"There is more treasure in books than in all the pirates' loot on Treasure Island." - Walt Disney
Add this book to bookshelf
Grey
Write a new comment Default profile 50px
Grey
Subscribe to read the full book or read the first pages for free!
All characters reduced
Lost Tramways: Leeds West - cover

Lost Tramways: Leeds West

Peter Lawler

Publisher: Graffeg

  • 0
  • 0
  • 0

Summary

Lost Tramways of England: Leeds West is the first of two volumes in the series covering the history of trams in the city, from their origins in the late 19th century through to the final routes in November 1959. This volume examines in detail the early history of the tramways, including the horse, steam and pioneering Roundhay electric trams, as well as concentrating on the tramways that served to the western side of the city - such as those to Stanningley, Pudsey, Whingate, Elland Road and Kirkstall Abbey.

The Lost Tramways of England series documents the tram networks which were at the heart of many of England’s growing towns and cities from the mid-19th century to the mid-20th century.

As well as rigorously detailed transport history, these volumes provide an intimate glimpse into life as it was lived during this period, and the recognisable streets which have been maintained or transformed through the decades. An informative, accessible and portable resource for the tram enthusiast as well as the general reader, and a superb souvenir or gift for visitors past and present.

Other books that might interest you

  • On Bicycles - A 200-Year History of Cycling in New York City - cover

    On Bicycles - A 200-Year History...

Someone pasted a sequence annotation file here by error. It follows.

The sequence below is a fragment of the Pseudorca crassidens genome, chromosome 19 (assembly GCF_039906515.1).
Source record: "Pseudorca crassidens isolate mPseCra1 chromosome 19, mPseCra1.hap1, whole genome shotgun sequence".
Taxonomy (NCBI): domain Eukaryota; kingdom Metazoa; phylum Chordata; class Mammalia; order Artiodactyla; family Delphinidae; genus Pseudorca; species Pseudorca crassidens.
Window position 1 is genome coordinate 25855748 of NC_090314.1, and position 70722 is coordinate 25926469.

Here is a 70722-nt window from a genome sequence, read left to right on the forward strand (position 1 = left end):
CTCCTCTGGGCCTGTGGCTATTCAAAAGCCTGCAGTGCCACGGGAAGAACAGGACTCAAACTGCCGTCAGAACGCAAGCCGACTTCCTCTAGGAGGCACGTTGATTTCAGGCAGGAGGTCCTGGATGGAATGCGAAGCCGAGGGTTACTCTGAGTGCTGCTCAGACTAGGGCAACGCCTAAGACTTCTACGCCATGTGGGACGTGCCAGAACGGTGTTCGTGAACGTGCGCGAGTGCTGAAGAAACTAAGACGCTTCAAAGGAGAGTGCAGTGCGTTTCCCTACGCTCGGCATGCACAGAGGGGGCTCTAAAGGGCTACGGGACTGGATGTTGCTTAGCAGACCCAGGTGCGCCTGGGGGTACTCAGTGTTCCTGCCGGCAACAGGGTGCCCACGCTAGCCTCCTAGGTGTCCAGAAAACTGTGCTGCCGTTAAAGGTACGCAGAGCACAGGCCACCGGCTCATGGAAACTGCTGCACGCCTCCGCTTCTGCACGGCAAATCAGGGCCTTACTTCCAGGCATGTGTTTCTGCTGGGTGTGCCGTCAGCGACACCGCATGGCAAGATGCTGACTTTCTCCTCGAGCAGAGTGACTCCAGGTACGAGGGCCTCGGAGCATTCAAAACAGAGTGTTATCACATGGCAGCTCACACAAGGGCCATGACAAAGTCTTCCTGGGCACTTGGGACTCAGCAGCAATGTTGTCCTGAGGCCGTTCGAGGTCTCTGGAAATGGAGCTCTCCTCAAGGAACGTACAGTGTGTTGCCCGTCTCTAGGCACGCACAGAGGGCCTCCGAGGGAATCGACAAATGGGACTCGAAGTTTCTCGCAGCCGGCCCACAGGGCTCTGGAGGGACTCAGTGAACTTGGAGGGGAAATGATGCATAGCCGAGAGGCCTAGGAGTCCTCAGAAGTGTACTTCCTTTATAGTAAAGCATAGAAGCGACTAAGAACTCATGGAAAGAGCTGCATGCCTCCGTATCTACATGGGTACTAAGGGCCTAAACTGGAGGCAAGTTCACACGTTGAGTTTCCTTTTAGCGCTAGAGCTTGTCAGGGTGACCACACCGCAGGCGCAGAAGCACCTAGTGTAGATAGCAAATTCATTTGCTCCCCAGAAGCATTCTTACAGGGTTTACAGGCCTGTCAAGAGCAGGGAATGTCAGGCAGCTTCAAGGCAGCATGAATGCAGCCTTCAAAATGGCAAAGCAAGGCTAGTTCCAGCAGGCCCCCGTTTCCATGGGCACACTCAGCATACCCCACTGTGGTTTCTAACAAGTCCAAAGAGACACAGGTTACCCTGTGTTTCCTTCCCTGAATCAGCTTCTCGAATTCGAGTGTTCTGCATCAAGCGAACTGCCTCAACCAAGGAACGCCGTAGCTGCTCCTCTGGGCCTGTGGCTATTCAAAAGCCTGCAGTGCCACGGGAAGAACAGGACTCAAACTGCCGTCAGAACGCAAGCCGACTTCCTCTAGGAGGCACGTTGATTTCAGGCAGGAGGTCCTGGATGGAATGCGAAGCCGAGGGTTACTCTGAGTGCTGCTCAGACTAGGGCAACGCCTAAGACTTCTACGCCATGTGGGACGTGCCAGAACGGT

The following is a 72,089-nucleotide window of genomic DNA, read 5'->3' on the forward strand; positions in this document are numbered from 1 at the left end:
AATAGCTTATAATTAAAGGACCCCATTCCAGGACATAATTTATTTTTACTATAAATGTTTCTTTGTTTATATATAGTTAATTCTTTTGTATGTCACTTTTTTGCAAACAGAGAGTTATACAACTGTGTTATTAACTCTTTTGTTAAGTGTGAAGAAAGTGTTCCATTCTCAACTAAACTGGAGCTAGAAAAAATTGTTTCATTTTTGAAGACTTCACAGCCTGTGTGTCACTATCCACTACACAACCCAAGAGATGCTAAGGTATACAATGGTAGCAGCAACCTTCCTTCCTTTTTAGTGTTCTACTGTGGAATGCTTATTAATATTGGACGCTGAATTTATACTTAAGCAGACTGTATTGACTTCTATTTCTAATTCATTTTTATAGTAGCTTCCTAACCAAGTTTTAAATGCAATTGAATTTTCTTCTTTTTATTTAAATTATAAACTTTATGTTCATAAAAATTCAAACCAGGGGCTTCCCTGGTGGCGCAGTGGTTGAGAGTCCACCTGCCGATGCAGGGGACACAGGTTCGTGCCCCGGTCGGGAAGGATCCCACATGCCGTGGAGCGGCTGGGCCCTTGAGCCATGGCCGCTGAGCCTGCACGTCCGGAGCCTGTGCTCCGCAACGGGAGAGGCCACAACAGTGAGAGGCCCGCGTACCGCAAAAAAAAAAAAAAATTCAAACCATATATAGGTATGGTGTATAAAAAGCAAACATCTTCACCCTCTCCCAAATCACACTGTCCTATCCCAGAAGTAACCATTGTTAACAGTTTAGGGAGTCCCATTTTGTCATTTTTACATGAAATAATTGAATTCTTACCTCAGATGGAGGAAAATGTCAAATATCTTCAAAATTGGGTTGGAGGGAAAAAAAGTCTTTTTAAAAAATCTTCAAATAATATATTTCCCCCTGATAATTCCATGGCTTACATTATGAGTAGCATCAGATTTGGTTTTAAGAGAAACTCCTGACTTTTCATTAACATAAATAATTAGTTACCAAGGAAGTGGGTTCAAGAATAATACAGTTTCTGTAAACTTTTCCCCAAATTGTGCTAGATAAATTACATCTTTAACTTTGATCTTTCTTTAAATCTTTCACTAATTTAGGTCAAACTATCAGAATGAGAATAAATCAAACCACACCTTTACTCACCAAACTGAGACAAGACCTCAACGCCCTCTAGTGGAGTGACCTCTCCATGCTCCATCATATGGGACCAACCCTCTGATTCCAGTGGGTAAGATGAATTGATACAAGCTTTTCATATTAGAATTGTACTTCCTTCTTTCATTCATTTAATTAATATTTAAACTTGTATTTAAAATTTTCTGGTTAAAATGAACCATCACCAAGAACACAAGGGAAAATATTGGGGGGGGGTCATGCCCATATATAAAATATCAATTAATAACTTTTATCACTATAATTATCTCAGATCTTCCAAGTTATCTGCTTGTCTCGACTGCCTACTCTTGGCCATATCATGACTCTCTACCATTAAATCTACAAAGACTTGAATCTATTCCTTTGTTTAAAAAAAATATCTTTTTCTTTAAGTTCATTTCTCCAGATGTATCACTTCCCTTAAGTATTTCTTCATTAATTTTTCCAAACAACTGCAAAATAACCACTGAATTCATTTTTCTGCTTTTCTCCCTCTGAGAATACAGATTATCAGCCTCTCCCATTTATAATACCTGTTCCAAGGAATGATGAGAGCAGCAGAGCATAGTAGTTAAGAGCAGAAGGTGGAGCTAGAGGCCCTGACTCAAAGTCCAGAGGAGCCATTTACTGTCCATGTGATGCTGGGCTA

Evan Friss

    • 1
    • 0
    • 0
    Subways and yellow taxis may be the icons of New York transportation, but it is the bicycle that has the longest claim to New York’s streets: two hundred years and counting. Never has it taken to the streets without controversy: 1819 was the year of the city’s first bicycle and also its first bicycle ban. Debates around the bicycle’s place in city life have been so persistent not just because of its many uses—recreation, sport, transportation, business—but because of changing conceptions of who cyclists are. In On Bicycles, Evan Friss traces the colorful and fraught history of cycling in New York City. He uncovers the bicycle’s place in the city over time, showing how it has served as a mirror of the city’s changing social, economic, infrastructural, and cultural politics since it first appeared. It has been central, as when horse-drawn carriages shared the road with bicycle lanes in the 1890s; peripheral, when Robert Moses’s car-centric vision made room for bicycles only as recreation; and aggressively marginalized, when Ed Koch’s battle against bike messengers culminated in the short-lived 1987 Midtown Bike Ban. On Bicycles illuminates how the city as we know it today—veined with over a thousand miles of bicycle lanes—reflects a fitful journey powered, and opposed, by New York City’s people and its politics.
    Show book
  • From Dictatorship to Democracy - cover

    From Dictatorship to Democracy

    Gene Sharp

    • 0
    • 0
    • 0
    From Dictatorship to Democracy, A Conceptual Framework for Liberation is a book-length essay on the generic problem of how to destroy a dictatorship and to prevent the rise of a new one. The book was written in 1993 by Gene Sharp (b. 1928), a professor of political science at the University of Massachusetts. The book has been published in many countries worldwide and translated into more than 30 languages. Editions in many languages are also published by the Albert Einstein Institution of Boston, Massachusetts. This is the Fourth United States Edition, published in May 2010. The book has been circulated worldwide and cited repeatedly as influencing movements such as the Arab Spring of 2010–2012.
    Show book
  • Lingo - Around Europe in Sixty Languages - cover

    Lingo - Around Europe in Sixty...

    Gaston Dorren

    • 0
    • 0
    • 0